NEW FINDINGS BY Irish researchers examining the cause of premature births could form a breakthrough in the struggle to reduce infant mortality.
The scientists at Trinity College Dublin were examining the causes of premature births and pre-eclampsia, a common pregnancy condition which in severe cases can be fatal.
Premature birth is the biggest cause of infant mortality on a global scale.
The research showed that mothers who give birth prematurely or develop pre-eclampsia – the key symptom of which is high blood pressure – have higher levels of their baby’s DNA in their own blood.
This is sensed by a protein called TLR9 which can cause an inflammatory reaction, leading in turn to premature labour.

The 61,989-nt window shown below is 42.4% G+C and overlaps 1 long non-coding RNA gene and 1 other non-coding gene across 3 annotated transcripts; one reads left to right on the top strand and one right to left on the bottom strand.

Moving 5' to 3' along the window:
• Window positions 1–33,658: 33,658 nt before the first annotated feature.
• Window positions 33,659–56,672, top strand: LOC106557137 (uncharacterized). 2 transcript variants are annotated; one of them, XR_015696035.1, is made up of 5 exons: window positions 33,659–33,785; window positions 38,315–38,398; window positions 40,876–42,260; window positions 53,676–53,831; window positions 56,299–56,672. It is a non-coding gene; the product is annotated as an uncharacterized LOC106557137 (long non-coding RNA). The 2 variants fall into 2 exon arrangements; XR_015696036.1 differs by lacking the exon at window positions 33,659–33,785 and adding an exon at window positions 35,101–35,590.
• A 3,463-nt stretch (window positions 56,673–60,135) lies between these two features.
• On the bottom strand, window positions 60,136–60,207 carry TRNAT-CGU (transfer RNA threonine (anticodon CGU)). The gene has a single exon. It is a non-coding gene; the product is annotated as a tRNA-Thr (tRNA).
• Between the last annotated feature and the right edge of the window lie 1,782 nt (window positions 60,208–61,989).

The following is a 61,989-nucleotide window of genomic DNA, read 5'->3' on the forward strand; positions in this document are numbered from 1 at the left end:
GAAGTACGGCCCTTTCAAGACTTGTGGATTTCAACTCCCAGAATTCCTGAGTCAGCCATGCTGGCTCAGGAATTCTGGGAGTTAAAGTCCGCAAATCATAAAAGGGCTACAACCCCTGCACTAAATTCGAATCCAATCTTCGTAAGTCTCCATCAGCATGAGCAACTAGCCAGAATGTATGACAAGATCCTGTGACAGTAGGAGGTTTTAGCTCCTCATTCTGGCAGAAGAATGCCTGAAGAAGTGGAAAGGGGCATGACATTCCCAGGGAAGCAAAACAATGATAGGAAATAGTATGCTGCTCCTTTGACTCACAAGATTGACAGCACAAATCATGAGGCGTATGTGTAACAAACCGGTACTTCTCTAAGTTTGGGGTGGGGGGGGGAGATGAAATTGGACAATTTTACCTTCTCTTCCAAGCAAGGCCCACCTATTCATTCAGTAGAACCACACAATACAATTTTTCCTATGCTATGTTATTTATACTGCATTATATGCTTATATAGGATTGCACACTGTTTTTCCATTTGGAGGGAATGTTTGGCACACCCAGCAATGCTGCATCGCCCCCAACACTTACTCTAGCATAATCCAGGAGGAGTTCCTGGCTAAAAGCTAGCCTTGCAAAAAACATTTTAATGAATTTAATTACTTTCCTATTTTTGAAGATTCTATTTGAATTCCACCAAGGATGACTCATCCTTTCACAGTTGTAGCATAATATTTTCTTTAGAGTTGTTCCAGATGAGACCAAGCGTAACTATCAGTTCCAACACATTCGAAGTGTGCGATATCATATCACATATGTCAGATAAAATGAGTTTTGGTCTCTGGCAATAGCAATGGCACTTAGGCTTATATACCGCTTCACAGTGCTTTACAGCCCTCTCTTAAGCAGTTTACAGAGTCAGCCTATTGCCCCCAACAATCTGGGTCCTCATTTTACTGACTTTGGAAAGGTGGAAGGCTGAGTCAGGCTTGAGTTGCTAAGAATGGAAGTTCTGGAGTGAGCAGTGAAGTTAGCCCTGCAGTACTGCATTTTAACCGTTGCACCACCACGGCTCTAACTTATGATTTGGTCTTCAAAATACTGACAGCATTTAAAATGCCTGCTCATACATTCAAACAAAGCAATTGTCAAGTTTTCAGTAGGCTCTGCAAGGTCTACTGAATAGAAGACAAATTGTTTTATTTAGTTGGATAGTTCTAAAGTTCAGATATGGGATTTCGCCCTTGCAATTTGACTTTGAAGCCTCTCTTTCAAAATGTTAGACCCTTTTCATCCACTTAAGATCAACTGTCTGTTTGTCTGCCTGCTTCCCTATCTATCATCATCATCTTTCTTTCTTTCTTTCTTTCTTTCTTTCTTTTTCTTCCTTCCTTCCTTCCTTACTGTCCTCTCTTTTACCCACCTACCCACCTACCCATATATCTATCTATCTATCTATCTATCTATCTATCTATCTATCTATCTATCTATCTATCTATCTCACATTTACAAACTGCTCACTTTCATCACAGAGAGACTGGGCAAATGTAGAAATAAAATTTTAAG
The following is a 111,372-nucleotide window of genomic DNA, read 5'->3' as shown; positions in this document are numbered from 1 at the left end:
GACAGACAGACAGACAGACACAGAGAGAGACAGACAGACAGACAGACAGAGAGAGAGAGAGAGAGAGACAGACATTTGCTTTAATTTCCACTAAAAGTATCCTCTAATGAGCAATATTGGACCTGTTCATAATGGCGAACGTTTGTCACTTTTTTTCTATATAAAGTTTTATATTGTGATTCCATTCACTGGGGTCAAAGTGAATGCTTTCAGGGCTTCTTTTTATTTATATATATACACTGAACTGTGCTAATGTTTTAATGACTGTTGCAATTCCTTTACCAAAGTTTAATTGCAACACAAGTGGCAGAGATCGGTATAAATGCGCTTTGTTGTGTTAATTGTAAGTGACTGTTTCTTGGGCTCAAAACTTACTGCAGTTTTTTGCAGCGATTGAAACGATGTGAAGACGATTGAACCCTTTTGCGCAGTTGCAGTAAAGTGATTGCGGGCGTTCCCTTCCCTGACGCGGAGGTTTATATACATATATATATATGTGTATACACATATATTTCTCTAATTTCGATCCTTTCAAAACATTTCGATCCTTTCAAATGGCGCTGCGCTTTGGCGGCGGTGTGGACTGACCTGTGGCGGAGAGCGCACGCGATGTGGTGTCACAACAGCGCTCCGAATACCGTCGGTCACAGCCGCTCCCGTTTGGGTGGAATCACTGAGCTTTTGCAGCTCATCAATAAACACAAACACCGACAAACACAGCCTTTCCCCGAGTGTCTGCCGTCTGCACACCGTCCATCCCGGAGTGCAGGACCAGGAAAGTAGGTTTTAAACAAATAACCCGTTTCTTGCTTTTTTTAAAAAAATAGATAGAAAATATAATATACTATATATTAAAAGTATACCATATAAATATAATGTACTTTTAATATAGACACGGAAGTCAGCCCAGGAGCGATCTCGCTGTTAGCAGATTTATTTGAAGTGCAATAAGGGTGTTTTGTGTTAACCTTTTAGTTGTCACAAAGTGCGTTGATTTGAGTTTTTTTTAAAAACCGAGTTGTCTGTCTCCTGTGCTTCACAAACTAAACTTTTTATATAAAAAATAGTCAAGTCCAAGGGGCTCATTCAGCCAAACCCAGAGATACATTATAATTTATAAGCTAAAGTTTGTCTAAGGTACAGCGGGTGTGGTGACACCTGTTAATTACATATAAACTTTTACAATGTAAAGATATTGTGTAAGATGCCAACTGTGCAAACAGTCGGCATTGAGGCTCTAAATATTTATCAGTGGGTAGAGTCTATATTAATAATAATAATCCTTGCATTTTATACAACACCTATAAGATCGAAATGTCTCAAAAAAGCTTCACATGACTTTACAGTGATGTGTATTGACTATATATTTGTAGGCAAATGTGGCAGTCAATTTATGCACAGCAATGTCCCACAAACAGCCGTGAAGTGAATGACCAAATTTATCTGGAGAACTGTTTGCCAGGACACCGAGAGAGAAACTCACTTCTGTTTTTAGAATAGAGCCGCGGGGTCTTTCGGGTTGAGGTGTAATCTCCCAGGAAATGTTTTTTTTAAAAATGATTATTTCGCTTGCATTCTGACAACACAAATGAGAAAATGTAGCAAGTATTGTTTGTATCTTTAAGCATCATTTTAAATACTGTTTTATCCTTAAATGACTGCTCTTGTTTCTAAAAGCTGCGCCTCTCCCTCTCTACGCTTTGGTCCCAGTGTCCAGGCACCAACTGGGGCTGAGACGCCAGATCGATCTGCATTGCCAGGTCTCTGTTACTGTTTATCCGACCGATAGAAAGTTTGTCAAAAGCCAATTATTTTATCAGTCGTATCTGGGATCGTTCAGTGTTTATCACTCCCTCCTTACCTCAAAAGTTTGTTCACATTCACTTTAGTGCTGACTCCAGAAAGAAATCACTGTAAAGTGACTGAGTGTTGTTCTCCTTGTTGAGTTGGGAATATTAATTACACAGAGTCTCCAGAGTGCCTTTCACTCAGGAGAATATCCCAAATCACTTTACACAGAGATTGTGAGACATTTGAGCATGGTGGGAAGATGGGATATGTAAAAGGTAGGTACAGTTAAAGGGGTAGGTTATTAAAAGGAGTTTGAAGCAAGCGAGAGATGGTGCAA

However, the research found that the inflammation can be blocked by drugs including chloroquin, which is more widely known as an antimalarial.
Luke O’Neill, a biochemistry professor at Trinity Biomedical Sciences Institute, said:
The normal job of TLR9 is to sense DNA from viruses and bacteria. In preterm labour however, where the baby’s DNA enters the mother’s blood, TLR9 does mischief causing early birth. Our study makes TLR9 an attractive target to stop preterm birth
John O’Leary, professor of pathology at TCD, said research in this area was crucial. “Premature birth is the biggest cause of infant mortality worldwide. Why babies are born early, as defined as less than 37 weeks gestation, is not known,” he said.